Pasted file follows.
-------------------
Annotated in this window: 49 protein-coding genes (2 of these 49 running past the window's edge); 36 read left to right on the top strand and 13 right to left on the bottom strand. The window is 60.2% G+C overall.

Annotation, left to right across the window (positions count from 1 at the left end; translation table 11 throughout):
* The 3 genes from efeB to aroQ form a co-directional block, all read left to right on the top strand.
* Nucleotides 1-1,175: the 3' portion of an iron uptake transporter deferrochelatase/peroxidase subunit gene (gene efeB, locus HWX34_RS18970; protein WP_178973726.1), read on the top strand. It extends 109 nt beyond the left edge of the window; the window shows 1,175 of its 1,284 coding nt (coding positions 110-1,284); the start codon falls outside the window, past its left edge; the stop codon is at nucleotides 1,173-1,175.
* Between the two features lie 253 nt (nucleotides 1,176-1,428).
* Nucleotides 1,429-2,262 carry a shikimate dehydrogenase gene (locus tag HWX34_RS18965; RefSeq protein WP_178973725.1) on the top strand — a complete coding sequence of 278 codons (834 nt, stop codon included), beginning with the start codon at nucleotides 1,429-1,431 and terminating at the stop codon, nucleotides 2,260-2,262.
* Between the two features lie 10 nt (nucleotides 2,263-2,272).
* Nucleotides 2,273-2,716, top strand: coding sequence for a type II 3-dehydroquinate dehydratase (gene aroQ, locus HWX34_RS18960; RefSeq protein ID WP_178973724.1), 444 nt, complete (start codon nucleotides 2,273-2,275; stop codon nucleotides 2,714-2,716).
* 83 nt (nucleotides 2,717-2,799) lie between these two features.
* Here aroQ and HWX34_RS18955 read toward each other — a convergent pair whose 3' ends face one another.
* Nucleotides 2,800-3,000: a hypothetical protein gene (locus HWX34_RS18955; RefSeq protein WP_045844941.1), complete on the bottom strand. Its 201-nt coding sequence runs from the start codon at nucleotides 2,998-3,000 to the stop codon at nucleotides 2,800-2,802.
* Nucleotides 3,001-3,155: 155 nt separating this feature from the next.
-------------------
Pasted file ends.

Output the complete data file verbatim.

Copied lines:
Annotated in this window: 49 protein-coding genes (2 of these 49 running past the window's edge); 36 read left to right on the top strand and 13 right to left on the bottom strand. The window is 60.2% G+C overall.

Annotation, left to right across the window (positions count from 1 at the left end; translation table 11 throughout):
* The 3 genes from efeB to aroQ form a co-directional block, all read left to right on the top strand.
* Nucleotides 1-1,175: the 3' portion of an iron uptake transporter deferrochelatase/peroxidase subunit gene (gene efeB, locus HWX34_RS18970; protein WP_178973726.1), read on the top strand. It extends 109 nt beyond the left edge of the window; the window shows 1,175 of its 1,284 coding nt (coding positions 110-1,284); the start codon falls outside the window, past its left edge; the stop codon is at nucleotides 1,173-1,175.
* Between the two features lie 253 nt (nucleotides 1,176-1,428).
* Nucleotides 1,429-2,262 carry a shikimate dehydrogenase gene (locus tag HWX34_RS18965; RefSeq protein WP_178973725.1) on the top strand — a complete coding sequence of 278 codons (834 nt, stop codon included), beginning with the start codon at nucleotides 1,429-1,431 and terminating at the stop codon, nucleotides 2,260-2,262.
* Between the two features lie 10 nt (nucleotides 2,263-2,272).
* Nucleotides 2,273-2,716, top strand: coding sequence for a type II 3-dehydroquinate dehydratase (gene aroQ, locus HWX34_RS18960; RefSeq protein ID WP_178973724.1), 444 nt, complete (start codon nucleotides 2,273-2,275; stop codon nucleotides 2,714-2,716).
* 83 nt (nucleotides 2,717-2,799) lie between these two features.
* Here aroQ and HWX34_RS18955 read toward each other — a convergent pair whose 3' ends face one another.
* Nucleotides 2,800-3,000: a hypothetical protein gene (locus HWX34_RS18955; RefSeq protein WP_045844941.1), complete on the bottom strand. Its 201-nt coding sequence runs from the start codon at nucleotides 2,998-3,000 to the stop codon at nucleotides 2,800-2,802.
* Nucleotides 3,001-3,155: 155 nt separating this feature from the next.